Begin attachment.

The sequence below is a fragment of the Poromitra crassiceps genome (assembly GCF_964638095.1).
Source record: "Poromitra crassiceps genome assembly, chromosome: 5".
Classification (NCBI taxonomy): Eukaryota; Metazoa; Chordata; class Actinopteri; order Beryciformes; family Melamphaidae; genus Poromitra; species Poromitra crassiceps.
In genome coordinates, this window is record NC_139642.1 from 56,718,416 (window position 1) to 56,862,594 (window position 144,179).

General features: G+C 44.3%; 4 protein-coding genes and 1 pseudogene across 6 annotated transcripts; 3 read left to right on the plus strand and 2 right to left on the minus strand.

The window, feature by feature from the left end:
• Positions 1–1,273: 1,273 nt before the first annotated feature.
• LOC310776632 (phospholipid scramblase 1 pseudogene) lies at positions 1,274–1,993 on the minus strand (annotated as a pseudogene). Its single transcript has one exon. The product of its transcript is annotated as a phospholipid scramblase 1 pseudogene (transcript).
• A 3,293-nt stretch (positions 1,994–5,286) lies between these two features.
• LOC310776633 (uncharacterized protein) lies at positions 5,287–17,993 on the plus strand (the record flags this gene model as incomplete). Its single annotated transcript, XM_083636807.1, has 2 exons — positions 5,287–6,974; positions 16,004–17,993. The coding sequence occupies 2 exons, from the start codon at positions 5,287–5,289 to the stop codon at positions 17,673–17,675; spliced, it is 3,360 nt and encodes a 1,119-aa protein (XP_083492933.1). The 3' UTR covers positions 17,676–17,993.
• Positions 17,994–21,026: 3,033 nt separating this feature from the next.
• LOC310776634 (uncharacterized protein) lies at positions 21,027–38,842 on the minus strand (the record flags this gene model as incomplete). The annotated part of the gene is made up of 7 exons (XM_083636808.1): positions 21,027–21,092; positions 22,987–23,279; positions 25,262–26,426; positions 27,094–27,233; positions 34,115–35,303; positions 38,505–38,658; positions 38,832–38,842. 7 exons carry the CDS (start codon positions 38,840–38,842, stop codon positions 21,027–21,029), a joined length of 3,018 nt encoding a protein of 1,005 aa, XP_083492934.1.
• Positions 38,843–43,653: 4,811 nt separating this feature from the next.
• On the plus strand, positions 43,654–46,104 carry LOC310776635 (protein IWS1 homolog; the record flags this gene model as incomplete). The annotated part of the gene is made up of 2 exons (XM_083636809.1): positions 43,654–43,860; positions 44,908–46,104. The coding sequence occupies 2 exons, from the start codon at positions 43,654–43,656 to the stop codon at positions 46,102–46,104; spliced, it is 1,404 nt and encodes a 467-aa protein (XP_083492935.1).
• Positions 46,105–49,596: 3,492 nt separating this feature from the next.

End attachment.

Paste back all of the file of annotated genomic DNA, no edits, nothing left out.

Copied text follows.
The sequence below is a fragment of the Poromitra crassiceps genome (assembly GCF_964638095.1).
Source record: "Poromitra crassiceps genome assembly, chromosome: 5".
Classification (NCBI taxonomy): Eukaryota; Metazoa; Chordata; class Actinopteri; order Beryciformes; family Melamphaidae; genus Poromitra; species Poromitra crassiceps.
In genome coordinates, this window is record NC_139642.1 from 56,718,416 (window position 1) to 56,862,594 (window position 144,179).

General features: G+C 44.3%; 4 protein-coding genes and 1 pseudogene across 6 annotated transcripts; 3 read left to right on the plus strand and 2 right to left on the minus strand.

The window, feature by feature from the left end:
• Positions 1–1,273: 1,273 nt before the first annotated feature.
• LOC310776632 (phospholipid scramblase 1 pseudogene) lies at positions 1,274–1,993 on the minus strand (annotated as a pseudogene). Its single transcript has one exon. The product of its transcript is annotated as a phospholipid scramblase 1 pseudogene (transcript).
• A 3,293-nt stretch (positions 1,994–5,286) lies between these two features.
• LOC310776633 (uncharacterized protein) lies at positions 5,287–17,993 on the plus strand (the record flags this gene model as incomplete). Its single annotated transcript, XM_083636807.1, has 2 exons — positions 5,287–6,974; positions 16,004–17,993. The coding sequence occupies 2 exons, from the start codon at positions 5,287–5,289 to the stop codon at positions 17,673–17,675; spliced, it is 3,360 nt and encodes a 1,119-aa protein (XP_083492933.1). The 3' UTR covers positions 17,676–17,993.
• Positions 17,994–21,026: 3,033 nt separating this feature from the next.
• LOC310776634 (uncharacterized protein) lies at positions 21,027–38,842 on the minus strand (the record flags this gene model as incomplete). The annotated part of the gene is made up of 7 exons (XM_083636808.1): positions 21,027–21,092; positions 22,987–23,279; positions 25,262–26,426; positions 27,094–27,233; positions 34,115–35,303; positions 38,505–38,658; positions 38,832–38,842. 7 exons carry the CDS (start codon positions 38,840–38,842, stop codon positions 21,027–21,029), a joined length of 3,018 nt encoding a protein of 1,005 aa, XP_083492934.1.
• Positions 38,843–43,653: 4,811 nt separating this feature from the next.
• On the plus strand, positions 43,654–46,104 carry LOC310776635 (protein IWS1 homolog; the record flags this gene model as incomplete). The annotated part of the gene is made up of 2 exons (XM_083636809.1): positions 43,654–43,860; positions 44,908–46,104. The coding sequence occupies 2 exons, from the start codon at positions 43,654–43,656 to the stop codon at positions 46,102–46,104; spliced, it is 1,404 nt and encodes a 467-aa protein (XP_083492935.1).
• Positions 46,105–49,596: 3,492 nt separating this feature from the next.